We would disagree that one culture technique is a best choice. Salmon farming has challenges due to contained stock (disease amplification risk), it has the benefit of control (feed inputs and salmon quality tightly monitored). Salmon ranching has challenges due to having little control (feed use and genetic risk), but benefits from diluting its impacts over a broader region (fish waste).

    However, when one looks critically at big picture issues such as feed use and genetic risk to wild populations, one can argue valid points that salmon ranching is not as efficient as salmon farming. That aside, both culture techniques are an important part of providing a healthy protein to a growing population.

    Your final point that “cheap, farm-raised salmon undermine the value of wild-caught salmon” is a less-than-strong argument. Considering that Alaska, Japan and Russia all ranch billions of salmon and the most popular species to ranch is the pink salmon – the cheapest of all salmon. (this year pink salmon comprised 80% of the Alaska salmon fishery). And given that millions of pink salmon from ranches are harvested within a few months and flood the market (whereas farmed salmon are harvested over 12 months)…well you might want to look closer to home if you’re going to play the blame game.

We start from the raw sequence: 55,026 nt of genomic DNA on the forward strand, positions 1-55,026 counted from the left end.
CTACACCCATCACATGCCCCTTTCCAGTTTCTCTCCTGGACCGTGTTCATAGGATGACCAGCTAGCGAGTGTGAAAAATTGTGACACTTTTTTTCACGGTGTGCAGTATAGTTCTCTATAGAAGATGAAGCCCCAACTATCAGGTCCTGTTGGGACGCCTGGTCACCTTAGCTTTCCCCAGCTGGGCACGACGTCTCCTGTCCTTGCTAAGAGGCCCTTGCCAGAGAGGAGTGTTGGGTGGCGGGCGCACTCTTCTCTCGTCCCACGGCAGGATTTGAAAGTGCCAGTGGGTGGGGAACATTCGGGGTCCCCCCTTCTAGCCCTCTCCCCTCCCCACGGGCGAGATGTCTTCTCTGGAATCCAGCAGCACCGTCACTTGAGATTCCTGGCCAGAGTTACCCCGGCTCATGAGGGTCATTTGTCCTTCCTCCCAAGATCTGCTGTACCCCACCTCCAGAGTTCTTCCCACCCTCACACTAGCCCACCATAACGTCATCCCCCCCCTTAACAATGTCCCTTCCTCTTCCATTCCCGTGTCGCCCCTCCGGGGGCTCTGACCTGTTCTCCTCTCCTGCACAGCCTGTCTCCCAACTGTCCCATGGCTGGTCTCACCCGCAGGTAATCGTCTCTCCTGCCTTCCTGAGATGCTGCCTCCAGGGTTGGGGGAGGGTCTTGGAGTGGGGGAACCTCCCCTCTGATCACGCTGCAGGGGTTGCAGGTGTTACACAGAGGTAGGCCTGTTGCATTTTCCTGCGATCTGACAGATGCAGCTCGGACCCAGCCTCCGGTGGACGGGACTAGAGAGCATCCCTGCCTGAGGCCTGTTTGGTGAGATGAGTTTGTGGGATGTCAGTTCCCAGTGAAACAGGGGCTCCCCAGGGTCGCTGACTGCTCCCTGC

3. Brian says:

    I won’t presume to speak for Barbra and Jack, but the word ‘value’ has to do with far more than ‘price’, which is what it seems you are talking about in your comment. The ecosystem is a valuable resource that cannot have a price attached. The value of wild-caught salmon is the big picture, not a price per pound comparison. I doubt most salmon farmers will ever understand that.

  4. Pingback: Aquaculture jobs in Alaska: now this IS exciting! » Michigan Aquaculture Association

Leave a Reply

Fill in your details below or click an icon to log in: Logo

You are commenting using your account. Log Out / Change )

Twitter picture

You are commenting using your Twitter account. Log Out / Change )

Facebook photo

You are commenting using your Facebook account. Log Out / Change )

Google+ photo

You are commenting using your Google+ account. Log Out / Change )

Connecting to %s